Click on the image to get a larger image in a PDF file format.

 


From DSC:
So regardless of what was being displayed up on any given screen at the time, once a learner was invited to use their devices to share information, a graphical layer would appear on the learner’s mobile device — as well as up on the image of the screens (but the actual images being projected on the screens would be shown in the background in a muted/pulled back/25% opacity layer so the code would “pop” visually-speaking) — letting him or her know what code to enter in order to wirelessly share their content up to a particular screen. This could be extra helpful when you have multiple screens in a room.

For folks at Microsoft: I could have said Mixed Reality here as well.


 

#ActiveLearning #AR #MR #IoT #AV #EdTech #M2M #MobileApps
#Sensors #Crestron #Extron #Projection #Epson #SharingContent #Wireless

 

 

Transforming the Postsecondary Professional Education Experience — from by Mary Grush & Thomas Finholt

Excerpt:

So, among other factors currently influencing change, those are the predominate ones. I’ll sum it up this way: The tried-and-true residential model has worked so far, but a number of factors are forcing transformation: emerging technologies, new expectations about when learning will occur in a student’s lifespan, and the introduction of a whole new population of students that had never been imagined before.

Grush: What are your latest efforts or experiments in new professional education offerings that you see as part of this transformation? When did you make a start and what impacts do you see so far?
Finholt: The biggest transformation for us to date has been our entry into the MOOC space. That movement began with a few small trials, but it’s now rapidly expanding and may include, ultimately, full degree offerings. I would describe our period of experimentation with MOOCs to have started in 2013, gaining especially significant momentum in the past two years. Over the next couple of years, our efforts will expand even more dramatically, if we elect to offer fully online degrees. As a measure of the magnitude of impact of MOOCs so far, one of our MOOC specializations in the Python programming language is among the most popular offerings on Coursera — I believe that it has reached more than a million learners at this point. A significant fraction of those learners have opted to sit for an exam to get a certificate in Python programming.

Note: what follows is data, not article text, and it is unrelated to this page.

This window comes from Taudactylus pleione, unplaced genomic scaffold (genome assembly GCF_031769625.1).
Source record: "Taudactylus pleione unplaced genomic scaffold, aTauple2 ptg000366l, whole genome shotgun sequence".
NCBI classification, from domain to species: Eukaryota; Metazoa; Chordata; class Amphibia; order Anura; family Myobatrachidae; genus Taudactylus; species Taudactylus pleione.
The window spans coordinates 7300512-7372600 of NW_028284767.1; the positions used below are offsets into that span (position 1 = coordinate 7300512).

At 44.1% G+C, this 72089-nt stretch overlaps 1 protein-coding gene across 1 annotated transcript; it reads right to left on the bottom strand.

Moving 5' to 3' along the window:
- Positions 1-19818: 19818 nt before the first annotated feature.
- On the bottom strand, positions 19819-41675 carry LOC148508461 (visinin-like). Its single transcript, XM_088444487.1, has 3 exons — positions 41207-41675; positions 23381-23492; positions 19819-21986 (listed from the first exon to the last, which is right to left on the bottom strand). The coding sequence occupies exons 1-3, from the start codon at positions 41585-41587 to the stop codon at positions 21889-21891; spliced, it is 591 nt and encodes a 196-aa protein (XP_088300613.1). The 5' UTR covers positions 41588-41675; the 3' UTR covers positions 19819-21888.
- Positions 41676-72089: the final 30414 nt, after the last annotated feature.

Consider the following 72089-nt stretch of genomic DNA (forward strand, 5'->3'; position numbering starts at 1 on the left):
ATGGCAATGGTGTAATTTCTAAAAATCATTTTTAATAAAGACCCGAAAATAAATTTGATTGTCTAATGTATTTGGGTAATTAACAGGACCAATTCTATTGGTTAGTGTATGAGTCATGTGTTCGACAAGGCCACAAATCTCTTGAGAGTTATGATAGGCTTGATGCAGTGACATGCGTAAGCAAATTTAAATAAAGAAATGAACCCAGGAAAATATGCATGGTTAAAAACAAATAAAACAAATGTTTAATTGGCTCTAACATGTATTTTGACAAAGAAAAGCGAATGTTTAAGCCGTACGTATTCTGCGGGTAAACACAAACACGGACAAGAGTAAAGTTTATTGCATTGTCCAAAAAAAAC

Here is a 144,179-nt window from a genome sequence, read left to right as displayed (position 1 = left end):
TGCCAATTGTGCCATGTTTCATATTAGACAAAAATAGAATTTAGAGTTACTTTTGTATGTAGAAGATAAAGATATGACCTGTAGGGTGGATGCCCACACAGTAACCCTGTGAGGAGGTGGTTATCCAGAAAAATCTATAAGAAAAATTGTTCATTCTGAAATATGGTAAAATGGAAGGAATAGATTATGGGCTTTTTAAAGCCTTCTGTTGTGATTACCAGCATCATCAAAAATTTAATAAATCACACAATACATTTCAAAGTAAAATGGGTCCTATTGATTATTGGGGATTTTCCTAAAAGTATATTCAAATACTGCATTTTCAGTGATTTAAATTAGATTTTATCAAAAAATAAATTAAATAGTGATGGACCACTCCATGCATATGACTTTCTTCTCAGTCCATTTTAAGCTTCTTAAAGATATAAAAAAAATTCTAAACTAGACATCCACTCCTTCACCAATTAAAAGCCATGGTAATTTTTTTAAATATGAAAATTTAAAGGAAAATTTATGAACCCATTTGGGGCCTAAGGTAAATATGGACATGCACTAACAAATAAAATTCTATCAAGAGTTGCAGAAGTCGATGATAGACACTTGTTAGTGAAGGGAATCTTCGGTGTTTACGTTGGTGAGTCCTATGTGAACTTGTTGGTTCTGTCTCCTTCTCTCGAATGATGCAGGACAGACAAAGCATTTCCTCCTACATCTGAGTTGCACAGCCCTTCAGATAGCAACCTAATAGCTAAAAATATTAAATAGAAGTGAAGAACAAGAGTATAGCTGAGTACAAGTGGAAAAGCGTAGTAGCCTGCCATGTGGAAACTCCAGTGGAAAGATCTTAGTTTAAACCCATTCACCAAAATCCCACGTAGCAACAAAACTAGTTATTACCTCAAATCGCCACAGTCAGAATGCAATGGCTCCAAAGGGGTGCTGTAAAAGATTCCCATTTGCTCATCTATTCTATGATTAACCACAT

One is, as announced at the March 6th Coursera meeting, that we have joined in a partnership with Coursera and the University of Michigan’s Office of Academic Innovation to design and get approved, a brand-new online master’s degree in Applied Data Science. 

 

 

 

From DSC:
Mary and Thomas’ solid article reminds me of a graphic I put together a while back:

 

 

 

 

“The process of obtaining postgraduate credentials is becoming something that one works on over the entire span of one’s career… Working professionals will have an array of punctuated intervals, if you will — periods of time when they work intensively to update their credentials.” (source)

 

 

 

 

Students are being prepared for jobs that no longer exist. Here’s how that could change. — from nbcnews.com by Sarah Gonser, The Hechinger Report
As automation disrupts the labor market and good middle-class jobs disappear, schools are struggling to equip students with future-proof skills.

Excerpts:

In many ways, the future of Lowell, once the largest textile manufacturing hub in the United States, is tied to the success of students like Ben Lara. Like many cities across America, Lowell is struggling to find its economic footing as millions of blue-collar jobs in manufacturing, construction and transportation disappear, subject to offshoring and automation.